This is not a reality TV show, guys.

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Unnecessary tagging

We’ve all seen unnecessary tagging in social networks, right? It’s OK to be tagged when you show up in a picture or are doing something with the original poster, but I hate when I get tagged in pictures and posts that have nothing to do with me. If you want to call someone’s attention about the post, just send them a message about it or mention them in the comments section (but don’t overdo it).

Just be courteous. Remember tagging can clutter your feed.

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Your phone is yours, no one else needs to know what’s up

I am actually a bit guilty of this one too. Like everything else in my crazy life, my phone brightness and sound are always at 100%. This is not nice, unless you are in a place where excessive sound is permitted. When you are in an office, a library, a classroom, a meeting room, a movie theater and other similar environments, at least set the phone to vibrate and keep it out of sight.

Also, some people love to have music playing on their phones in public areas. Well, I guess it depends on where you are, but usually it’s not cool to have your music blasting out of your pocket. Use your headphones.

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Keep people around you safe

If you want to run into trees while playing Flappy Bird, be my guest, but you should always be aware of your surroundings to keep people around you safe. Especially when operating a vehicle. If you must take that call or answer a text, just pull over and get out of people’s way. Not only would you be slowing others down, but you are risking endangering them, as well as yourself. This one goes beyond phone etiquette, and into the world of avoiding publicly endangering folks, as well as yourself.

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Generic is alright, but uniqueness is great

I suppose it’s not really rude to have that “sent from _____” signature on the bottom of every email, but it looks a bit tacky by now. Why not make your signature unique, or maybe even professional? It will look much better and offer recipients a look into your personality.

Don’t be a phone spy

The finders keepers rule doesn’t apply here, so don’t go looking through a friend’s phone, even if he doesn’t have a protected lock screen. Don’t read through the conversations, don’t even open the browser to log into your own Facebook account. And if it is locked, don’t try to get creative to unlock it.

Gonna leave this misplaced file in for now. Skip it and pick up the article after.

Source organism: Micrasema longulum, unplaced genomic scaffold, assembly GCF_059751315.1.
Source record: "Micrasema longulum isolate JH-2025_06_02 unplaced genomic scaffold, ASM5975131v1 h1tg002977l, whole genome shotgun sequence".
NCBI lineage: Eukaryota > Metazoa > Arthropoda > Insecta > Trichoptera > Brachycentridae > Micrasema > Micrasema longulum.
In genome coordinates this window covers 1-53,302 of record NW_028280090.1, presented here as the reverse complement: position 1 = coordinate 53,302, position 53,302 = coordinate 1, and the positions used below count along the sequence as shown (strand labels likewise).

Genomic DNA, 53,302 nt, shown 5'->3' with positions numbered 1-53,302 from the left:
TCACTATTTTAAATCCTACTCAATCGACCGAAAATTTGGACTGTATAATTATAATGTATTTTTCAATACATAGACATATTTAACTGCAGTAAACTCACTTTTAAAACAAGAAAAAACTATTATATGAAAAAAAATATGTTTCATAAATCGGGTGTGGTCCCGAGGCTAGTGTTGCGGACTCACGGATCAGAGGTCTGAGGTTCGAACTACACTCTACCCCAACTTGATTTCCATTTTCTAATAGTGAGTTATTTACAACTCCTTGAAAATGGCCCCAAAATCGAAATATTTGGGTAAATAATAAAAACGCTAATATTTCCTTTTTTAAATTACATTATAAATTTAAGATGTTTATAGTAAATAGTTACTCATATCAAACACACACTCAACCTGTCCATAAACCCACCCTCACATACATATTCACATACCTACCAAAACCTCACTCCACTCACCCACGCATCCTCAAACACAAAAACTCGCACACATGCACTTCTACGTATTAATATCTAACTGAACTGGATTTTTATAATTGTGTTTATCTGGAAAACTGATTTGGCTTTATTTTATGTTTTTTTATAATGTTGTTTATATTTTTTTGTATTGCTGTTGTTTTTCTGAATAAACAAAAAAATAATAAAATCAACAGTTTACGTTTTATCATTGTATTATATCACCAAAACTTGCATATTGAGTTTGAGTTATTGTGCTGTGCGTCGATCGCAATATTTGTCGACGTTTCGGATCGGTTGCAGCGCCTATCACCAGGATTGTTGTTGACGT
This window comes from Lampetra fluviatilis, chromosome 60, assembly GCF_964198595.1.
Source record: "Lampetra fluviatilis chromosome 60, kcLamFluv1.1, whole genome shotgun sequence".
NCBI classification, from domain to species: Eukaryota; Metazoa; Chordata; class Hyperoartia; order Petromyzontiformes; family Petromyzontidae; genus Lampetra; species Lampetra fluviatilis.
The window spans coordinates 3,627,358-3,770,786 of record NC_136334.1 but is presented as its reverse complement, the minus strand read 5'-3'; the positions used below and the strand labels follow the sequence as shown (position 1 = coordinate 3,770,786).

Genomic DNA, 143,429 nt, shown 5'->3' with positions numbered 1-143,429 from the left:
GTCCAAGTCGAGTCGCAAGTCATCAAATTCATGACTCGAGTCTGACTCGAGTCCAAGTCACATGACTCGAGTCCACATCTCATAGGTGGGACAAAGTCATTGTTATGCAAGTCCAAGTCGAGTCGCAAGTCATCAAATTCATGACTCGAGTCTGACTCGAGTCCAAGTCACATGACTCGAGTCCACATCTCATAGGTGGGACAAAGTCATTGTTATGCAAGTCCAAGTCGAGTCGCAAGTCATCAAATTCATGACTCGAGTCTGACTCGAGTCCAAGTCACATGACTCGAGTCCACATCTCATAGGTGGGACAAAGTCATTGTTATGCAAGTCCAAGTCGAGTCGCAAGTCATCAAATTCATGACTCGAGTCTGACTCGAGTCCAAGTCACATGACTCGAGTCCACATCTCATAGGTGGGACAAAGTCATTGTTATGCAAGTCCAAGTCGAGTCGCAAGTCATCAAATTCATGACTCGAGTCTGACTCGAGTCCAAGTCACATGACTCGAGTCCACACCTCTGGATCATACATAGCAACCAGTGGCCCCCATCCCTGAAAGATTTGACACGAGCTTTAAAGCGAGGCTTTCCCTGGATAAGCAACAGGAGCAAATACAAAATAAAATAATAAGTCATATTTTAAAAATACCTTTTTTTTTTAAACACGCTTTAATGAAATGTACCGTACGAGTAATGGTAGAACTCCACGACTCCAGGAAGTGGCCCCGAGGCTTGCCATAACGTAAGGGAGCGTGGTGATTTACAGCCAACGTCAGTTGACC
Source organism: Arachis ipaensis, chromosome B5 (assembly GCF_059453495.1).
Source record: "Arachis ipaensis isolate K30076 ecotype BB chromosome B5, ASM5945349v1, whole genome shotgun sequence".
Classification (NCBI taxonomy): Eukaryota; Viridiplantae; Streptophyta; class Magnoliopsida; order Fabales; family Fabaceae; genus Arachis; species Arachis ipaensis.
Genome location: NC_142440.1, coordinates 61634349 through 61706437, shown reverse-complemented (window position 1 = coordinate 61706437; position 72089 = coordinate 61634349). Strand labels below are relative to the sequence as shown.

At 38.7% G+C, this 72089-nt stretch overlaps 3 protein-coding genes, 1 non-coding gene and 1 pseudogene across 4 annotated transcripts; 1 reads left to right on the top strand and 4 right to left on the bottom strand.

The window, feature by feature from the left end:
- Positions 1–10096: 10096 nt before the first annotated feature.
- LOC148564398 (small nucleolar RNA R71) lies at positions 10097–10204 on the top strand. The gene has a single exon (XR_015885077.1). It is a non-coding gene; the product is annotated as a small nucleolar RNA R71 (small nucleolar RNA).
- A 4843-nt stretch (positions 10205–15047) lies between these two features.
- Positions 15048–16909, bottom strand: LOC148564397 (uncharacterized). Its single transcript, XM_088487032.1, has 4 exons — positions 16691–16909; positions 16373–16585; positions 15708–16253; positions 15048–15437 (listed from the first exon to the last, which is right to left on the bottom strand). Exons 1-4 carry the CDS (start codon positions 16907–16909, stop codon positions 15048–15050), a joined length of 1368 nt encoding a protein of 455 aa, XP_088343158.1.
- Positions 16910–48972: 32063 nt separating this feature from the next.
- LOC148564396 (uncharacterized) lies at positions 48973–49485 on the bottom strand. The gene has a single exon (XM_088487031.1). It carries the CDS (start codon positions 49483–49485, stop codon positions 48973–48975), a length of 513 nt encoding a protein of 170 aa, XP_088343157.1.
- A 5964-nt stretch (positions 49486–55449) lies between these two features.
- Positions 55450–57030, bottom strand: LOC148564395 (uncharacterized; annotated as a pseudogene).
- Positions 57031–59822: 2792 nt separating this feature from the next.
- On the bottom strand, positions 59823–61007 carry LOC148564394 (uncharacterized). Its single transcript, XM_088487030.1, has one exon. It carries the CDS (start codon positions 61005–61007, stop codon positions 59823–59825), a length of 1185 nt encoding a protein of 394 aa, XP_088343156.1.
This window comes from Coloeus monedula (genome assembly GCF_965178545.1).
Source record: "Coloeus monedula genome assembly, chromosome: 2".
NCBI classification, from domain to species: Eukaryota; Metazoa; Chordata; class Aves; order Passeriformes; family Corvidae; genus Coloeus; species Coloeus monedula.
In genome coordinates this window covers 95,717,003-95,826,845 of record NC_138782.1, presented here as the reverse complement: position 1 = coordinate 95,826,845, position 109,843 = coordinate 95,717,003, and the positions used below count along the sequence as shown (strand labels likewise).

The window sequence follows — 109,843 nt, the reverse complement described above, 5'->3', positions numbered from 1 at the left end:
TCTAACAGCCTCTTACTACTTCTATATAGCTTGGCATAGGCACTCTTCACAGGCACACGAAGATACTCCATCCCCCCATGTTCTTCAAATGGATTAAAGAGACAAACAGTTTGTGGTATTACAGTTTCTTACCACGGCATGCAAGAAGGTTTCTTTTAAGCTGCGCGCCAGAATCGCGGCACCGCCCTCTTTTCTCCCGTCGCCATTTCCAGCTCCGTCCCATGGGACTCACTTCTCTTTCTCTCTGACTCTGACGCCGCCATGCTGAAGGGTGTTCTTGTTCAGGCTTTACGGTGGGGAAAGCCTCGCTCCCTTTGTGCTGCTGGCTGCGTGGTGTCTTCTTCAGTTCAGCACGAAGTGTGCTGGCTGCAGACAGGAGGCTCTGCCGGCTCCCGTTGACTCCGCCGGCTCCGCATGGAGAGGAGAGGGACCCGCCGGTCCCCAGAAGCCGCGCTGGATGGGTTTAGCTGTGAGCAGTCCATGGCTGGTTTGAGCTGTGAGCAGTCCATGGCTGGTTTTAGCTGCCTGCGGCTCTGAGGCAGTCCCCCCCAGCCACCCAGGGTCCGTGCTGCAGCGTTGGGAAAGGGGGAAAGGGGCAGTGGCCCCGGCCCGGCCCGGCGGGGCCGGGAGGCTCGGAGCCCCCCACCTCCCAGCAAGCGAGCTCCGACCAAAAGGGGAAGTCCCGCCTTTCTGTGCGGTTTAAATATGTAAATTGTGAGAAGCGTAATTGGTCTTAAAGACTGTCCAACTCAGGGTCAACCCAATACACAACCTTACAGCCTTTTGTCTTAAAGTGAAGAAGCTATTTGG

There’s a reason why this is considered such a personal item. It has way too much information. Ask before using it; even if it is just to check the time.

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Looooooooooooong voice mails

Voice mails are meant to be concise and to the point. “Hey, this is so and so calling about this and that. Please call me when you can.” That’s it! It’s not meant for actual conversations. People will call you back when they have time to hear the whole story.

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Conclusion

When it comes down to phone etiquette, I suppose the rule of thumb is to just keep in mind your surroundings and other people’s space/time. If you don’t know if something is right to do or not, just try to relate it to other non-digital examples that would be similar. Or maybe try to think if you would like someone else doing something similar.

What other things do you guys think are rude when it comes to smartphone usage? We are sure you have plenty of things to rant about, and I have already done enough of that. It’s your turn!

Edgar Cervantes

Edgar Cervantes has over 5 years of experience in tech journalism. Exploring the latest gadgets and constantly studying the industry are part of is daily drive.